Does Post-Dilation in TAVR Affect its Long-Term Outcomes?

Transcatheter aortic valve replacement (TAVR) has widely demonstrated its significant benefits, both in high-risk and inoperable patients, as well as in those with intermediate and low risk.

¿La post-dilatación en el TAVI afecta su evolución a largo plazo?

While paravalvular regurgitation has been a challenge, its management has improved with operator experience and a deeper understanding of CT angiographies. However, in cases of regurgitation, elevated gradient, or lack of valve expansion, balloon post-dilation (BPD) is the usual solution, even though it has been potentially linked to future valve deterioration, structural failure, stroke, or ring rupture.

Despite numerous analyses, this association has not been demonstrated in the short term. One study addressed this issue by analyzing 1835 patients who underwent TAVR with CoreValve and Evolut R. In it, 417 (22.7%) underwent BPD. The long-term follow-up assessed structural valve dysfunction (SVD) according to VARC-3 criteria.

The average patient age was 82 years, and there was a higher prevalence of men among those who received BPD. The STS Score indicated a 6-% mortality rate, and 80% of patients had hypertension. 31% had diabetes, 21% experienced severe renal function impairment, 27% had peripheral disease, 21% had chronic obstructive pulmonary disease (COPD), 21% had atrial fibrillation, 18% had experienced a heart attack, 15% underwent myocardial revascularization surgery, 29% underwent percutaneous coronary implantation, 10% had complete left bundle branch block, and 7% had complete right bundle branch block. Ejection fraction was 51%, with a mean gradient of 52 mmHg.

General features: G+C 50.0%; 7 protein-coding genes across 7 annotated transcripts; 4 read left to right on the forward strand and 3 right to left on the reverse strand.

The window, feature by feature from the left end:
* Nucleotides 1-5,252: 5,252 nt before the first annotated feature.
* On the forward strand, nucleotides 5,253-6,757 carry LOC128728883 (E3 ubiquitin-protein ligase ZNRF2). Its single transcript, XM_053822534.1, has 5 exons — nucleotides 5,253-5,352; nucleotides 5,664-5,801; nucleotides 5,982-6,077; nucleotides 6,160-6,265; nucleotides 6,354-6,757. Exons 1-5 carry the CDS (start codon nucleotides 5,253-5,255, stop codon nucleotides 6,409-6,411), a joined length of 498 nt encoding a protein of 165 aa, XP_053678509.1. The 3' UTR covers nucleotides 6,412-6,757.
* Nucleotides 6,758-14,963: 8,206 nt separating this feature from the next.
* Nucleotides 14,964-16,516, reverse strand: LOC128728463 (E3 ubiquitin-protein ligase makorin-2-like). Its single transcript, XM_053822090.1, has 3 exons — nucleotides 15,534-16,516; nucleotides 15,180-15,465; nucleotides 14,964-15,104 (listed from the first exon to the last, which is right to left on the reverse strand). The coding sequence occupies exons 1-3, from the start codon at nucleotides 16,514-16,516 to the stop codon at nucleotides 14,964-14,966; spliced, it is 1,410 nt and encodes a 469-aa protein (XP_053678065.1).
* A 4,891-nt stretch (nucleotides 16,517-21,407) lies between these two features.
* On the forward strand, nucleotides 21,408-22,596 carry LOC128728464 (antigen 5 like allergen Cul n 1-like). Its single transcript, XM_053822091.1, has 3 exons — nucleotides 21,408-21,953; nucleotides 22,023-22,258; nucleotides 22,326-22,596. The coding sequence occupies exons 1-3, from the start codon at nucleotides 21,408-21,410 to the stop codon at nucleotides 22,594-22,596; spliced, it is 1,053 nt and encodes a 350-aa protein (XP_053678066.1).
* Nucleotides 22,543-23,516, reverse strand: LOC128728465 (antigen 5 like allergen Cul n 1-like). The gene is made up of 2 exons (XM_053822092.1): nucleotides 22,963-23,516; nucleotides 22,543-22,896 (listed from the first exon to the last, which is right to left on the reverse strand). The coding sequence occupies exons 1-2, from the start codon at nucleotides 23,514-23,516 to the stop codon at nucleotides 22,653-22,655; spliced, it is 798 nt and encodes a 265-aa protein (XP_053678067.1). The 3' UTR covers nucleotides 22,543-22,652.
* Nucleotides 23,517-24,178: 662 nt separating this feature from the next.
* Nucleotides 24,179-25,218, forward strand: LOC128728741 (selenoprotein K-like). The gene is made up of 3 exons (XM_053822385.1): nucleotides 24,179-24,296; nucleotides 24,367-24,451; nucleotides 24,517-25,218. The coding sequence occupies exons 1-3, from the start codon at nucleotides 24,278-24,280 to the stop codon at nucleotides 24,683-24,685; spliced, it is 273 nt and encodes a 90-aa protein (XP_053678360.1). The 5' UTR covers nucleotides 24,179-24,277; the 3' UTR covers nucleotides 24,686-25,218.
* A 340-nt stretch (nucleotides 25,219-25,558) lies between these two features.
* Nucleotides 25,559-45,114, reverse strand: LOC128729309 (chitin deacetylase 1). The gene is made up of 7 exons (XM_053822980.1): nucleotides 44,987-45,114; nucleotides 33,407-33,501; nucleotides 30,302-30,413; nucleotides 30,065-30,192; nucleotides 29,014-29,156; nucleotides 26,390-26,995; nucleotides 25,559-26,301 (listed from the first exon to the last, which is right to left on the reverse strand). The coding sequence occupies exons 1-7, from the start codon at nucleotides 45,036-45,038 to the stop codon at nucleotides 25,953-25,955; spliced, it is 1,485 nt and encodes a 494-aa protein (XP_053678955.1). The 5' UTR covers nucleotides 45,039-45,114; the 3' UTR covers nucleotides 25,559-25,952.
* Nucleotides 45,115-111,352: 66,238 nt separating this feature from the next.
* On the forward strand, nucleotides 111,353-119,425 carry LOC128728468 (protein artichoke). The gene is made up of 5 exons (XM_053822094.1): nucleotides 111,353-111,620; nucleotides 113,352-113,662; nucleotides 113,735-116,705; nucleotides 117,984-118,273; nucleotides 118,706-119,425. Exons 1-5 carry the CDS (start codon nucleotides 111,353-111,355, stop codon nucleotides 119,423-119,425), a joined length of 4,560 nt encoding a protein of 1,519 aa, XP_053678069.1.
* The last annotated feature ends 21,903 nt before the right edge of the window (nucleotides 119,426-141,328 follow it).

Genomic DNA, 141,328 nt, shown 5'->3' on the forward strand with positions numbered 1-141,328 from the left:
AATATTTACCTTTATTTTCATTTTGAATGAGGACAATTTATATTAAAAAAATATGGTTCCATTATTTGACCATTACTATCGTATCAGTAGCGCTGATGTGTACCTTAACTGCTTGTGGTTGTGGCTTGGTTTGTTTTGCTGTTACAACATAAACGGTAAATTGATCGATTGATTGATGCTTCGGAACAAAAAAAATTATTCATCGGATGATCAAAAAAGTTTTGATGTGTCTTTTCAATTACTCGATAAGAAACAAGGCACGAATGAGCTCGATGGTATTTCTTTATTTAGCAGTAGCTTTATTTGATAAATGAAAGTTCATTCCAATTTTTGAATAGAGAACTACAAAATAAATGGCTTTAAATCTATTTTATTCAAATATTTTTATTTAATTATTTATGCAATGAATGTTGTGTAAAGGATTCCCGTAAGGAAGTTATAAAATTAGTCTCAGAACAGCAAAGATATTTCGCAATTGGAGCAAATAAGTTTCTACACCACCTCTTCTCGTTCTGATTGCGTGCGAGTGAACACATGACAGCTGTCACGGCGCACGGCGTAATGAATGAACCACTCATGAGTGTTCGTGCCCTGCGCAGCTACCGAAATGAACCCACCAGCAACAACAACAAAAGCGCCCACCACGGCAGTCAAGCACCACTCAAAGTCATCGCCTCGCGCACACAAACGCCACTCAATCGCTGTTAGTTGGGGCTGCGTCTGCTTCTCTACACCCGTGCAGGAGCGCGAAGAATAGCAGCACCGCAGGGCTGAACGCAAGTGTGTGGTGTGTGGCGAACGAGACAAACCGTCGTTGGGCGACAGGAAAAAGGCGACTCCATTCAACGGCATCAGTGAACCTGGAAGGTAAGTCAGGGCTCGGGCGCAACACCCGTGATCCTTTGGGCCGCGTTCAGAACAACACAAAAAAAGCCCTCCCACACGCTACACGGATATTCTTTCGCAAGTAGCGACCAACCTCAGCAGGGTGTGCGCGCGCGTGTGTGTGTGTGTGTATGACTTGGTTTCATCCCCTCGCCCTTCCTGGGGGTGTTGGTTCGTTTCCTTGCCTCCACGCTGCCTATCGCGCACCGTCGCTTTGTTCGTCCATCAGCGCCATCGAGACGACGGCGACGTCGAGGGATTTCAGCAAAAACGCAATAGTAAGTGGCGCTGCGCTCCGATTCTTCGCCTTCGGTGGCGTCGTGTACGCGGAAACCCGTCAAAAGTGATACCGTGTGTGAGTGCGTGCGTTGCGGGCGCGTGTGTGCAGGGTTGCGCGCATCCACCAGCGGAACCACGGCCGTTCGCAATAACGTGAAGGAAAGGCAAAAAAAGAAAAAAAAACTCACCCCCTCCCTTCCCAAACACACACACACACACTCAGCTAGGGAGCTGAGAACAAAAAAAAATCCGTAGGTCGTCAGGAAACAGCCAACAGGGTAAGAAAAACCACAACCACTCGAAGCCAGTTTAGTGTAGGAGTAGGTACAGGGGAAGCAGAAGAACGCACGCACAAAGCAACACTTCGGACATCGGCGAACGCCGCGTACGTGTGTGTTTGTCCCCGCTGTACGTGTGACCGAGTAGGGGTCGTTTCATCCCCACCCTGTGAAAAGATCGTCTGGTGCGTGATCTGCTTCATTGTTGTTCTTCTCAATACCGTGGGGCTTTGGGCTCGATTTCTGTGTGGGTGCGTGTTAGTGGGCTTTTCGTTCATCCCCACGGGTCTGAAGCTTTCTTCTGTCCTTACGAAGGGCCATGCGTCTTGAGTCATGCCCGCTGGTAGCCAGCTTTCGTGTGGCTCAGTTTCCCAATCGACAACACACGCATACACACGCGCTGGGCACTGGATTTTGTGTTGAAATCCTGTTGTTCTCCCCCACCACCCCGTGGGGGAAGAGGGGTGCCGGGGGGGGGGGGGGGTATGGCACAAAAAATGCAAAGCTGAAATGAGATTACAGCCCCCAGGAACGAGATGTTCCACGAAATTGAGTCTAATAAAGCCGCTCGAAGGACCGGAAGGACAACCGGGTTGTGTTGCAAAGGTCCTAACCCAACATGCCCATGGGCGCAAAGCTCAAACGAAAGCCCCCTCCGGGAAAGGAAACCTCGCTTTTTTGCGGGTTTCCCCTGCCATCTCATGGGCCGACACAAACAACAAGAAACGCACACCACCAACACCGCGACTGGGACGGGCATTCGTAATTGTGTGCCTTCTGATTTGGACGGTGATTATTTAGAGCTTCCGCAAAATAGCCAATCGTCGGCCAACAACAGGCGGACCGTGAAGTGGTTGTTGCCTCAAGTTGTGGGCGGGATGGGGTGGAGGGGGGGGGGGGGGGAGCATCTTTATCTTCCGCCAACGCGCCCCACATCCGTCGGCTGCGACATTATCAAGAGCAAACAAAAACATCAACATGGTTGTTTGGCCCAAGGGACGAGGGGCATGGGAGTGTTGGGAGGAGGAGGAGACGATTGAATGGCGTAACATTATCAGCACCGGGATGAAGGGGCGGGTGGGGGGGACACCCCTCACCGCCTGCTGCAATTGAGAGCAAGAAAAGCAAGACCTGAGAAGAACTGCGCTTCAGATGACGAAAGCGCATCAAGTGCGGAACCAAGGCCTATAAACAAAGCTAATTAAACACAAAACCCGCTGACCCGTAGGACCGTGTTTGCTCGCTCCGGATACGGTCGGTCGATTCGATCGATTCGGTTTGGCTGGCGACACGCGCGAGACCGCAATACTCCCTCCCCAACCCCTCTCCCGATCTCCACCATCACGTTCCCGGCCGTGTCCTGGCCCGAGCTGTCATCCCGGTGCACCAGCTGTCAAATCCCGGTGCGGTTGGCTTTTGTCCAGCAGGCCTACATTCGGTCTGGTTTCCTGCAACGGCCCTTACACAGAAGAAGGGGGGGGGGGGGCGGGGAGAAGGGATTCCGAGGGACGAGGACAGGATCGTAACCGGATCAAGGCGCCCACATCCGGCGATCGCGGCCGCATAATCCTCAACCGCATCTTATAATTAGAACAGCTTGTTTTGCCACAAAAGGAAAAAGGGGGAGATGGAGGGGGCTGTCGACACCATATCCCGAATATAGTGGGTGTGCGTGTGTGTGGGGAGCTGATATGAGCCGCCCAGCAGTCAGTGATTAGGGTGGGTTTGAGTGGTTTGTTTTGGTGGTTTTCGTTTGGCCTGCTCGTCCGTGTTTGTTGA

Read also: Events According to Revascularization Modality in the ISCHEMIA Trial.

Transfemoral access was the most frequent access (82%), followed by subclavian and aortic access. Pre-dilation was more frequent in those who did not receive BPD (84.3% vs. 71.4%, p<0.0001), and the most implanted valves were 26 and 29, followed by 31 and 23.

At 6 years of follow-up, there were no significant differences in all-cause mortality (51%), cardiovascular mortality (14%), heart attack (2.7%), stroke/transient ischemic attack (6.3%), need for pacemaker (31%), aortic surgery (0.6%), endocarditis (0.4%), and valve thrombosis (0.2%). There were also no differences in small-vessel disease (1.4% vs. 2.1%, p=0.381), nor in mean gradient or presence of paravalvular regurgitation.


Post-dilation after TAVR in self-expanding valves does not appear to be associated with an increased risk of adverse clinical events or structural deterioration over 6 years of follow-up.

Dr. Carlos Fava - Consejo Editorial SOLACI

Dr. Carlos Fava.
Member of the Editorial Board of

Original Title: Impact of balloon post‐dilation on valve durability and long‐term clinical outcomes after self‐expanding transcatheter aortic valve implantation.

Reference: Jorge Sanz Sánchez, et al. Catheter Cardiovasc Interv. 2024;103:209–218.

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